|Deputy Prime Minister of Tuvalu|
10 April 2015 – 9 September 2019
|Prime Minister||Enele Sopoaga|
|Preceded by||Vete Sakaio|
|Minister of Finance|
5 August 2013 – 9 September 2019
|Prime Minister||Enele Sopoaga|
|Preceded by||Lotoala Metia|
|9th Prime Minister of Tuvalu|
29 September 2010 – 24 December 2010
|Governor General||Iakoba Italeli|
|Preceded by||Apisai Ielemia|
|Succeeded by||Willy Telavi|
11 October 2004 – 14 August 2006
Acting: 27 August 2004 – 11 October 2004
|Governor General||Faimalaga Luka|
|Preceded by||Saufatu Sopoanga|
|Succeeded by||Apisai Ielemia|
|Member of Parliament|
25 July 2002 – 9 September 2019
|Preceded by||Kokea Malua|
|Born||1 May 1954|
Maatia Toafa OBE (born 1 May 1954) is a Tuvaluan politician, representing Nanumea who served two non-consecutive terms as Prime Minister of Tuvalu. He first served as Prime Minister from 2004 to 2006, from the resignation of his predecessor, Saufatu Sopoanga, until the defeat of his Cabinet in the 2006 general election. He was re-elected to parliament in the 2010 general election; and regained the premiership on 29 September 2010; however he lost the support of the parliament following a motion of confidence on 21 December of the same year. On 5 August 2013 Toafa became the Minister of Finance and Economic Development in the government of Prime Minister Enele Sopoaga. He was appointed as Deputy Prime Minister following the 2015 Tuvaluan general election. He was not re-elected in the 2019 general election.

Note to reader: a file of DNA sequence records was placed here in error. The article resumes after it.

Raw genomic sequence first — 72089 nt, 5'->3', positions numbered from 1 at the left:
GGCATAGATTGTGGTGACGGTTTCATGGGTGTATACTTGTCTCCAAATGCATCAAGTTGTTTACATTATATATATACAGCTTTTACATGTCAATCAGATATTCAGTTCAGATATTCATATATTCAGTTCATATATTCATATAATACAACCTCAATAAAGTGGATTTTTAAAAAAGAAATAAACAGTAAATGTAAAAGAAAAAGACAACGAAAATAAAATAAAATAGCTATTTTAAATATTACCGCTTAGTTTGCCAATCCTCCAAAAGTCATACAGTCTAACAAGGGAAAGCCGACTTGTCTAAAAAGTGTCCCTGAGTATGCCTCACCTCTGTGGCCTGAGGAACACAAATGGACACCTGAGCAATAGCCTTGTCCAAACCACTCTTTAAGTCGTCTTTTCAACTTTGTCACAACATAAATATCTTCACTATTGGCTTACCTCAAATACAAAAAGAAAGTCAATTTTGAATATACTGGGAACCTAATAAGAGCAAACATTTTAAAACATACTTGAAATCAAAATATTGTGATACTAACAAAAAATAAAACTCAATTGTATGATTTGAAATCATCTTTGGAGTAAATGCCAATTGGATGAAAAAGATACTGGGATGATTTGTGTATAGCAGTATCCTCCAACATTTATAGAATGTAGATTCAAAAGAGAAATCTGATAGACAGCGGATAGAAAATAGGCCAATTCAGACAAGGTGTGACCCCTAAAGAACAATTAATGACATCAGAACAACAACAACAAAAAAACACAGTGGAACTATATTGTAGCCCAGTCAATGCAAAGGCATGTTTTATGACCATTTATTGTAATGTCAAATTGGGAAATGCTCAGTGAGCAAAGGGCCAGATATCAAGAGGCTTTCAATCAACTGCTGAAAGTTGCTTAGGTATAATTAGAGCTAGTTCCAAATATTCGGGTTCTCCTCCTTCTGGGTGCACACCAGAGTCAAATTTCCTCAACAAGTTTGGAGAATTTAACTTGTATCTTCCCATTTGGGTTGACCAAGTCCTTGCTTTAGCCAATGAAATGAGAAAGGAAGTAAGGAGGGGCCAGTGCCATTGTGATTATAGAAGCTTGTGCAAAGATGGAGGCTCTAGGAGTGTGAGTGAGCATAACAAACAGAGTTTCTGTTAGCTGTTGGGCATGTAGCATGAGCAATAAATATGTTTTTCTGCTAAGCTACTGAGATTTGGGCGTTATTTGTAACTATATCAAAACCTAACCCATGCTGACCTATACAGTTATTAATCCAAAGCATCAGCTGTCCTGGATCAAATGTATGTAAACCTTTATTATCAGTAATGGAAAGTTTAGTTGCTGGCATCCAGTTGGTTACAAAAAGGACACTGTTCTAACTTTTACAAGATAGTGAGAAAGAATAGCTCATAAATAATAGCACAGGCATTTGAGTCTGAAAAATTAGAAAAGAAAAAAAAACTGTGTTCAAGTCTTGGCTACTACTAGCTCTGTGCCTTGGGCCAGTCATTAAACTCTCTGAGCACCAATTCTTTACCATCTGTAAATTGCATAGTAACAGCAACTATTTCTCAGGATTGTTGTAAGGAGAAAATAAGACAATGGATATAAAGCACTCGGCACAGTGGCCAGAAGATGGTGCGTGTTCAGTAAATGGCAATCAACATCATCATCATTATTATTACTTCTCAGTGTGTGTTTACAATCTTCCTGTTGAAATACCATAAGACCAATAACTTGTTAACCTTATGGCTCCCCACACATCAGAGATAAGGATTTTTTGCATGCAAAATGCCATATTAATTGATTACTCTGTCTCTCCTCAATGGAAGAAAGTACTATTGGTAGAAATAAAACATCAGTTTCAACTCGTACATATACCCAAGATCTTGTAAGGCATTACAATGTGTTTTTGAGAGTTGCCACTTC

Prime Minister of Tuvalu (2004–06)
Prime Minister Saufatu Sopoanga resigned from Parliament on 27 August 2004, after his government was deposed in a no confidence vote. Toafa, who was deputy prime minister at the time, became acting prime minister as a result of Sopoanga's resignation from office. The 2004 Nukufetau by-election was held on 7 October; Sopoanga was reelected to parliament and parliament reconvened to elect a new prime minister. Toafa was confirmed as Prime Minister on 11 October 2004 with a vote of 8:7, Toafa also became Minister of Foreign Affairs.
During his term as prime minister Toafa undertook a review of the Constitution of Tuvalu and pledged to hold a referendum on whether the British monarch should be replaced as the Head of State of Tuvalu. The 2008 Tuvaluan constitutional referendum, held during the term of Prime Minister Apisai Ielemia, resulted in a majority vote against establishing a republic.
On Friday 16 September 2005, Toafa represented Tuvalu at the UN '2005 World Summit' discussing the problems faced by Small Island Developing States (SIDS), citing a lack of financial and technical access, Environmental security and infrastructural capacity. Toafa argued for the presence of permanent United Nations, activity in 'isolated' SIDS countries such as Tuvalu. Maatia Toafa emphasized the impact of climate change as a "broader security issue which relates to environmental security. Living in a very fragile island environment, our long-term security and sustainable development is closely linked to issues of climate change, preserving biodiversity, managing our limited forests and water resources."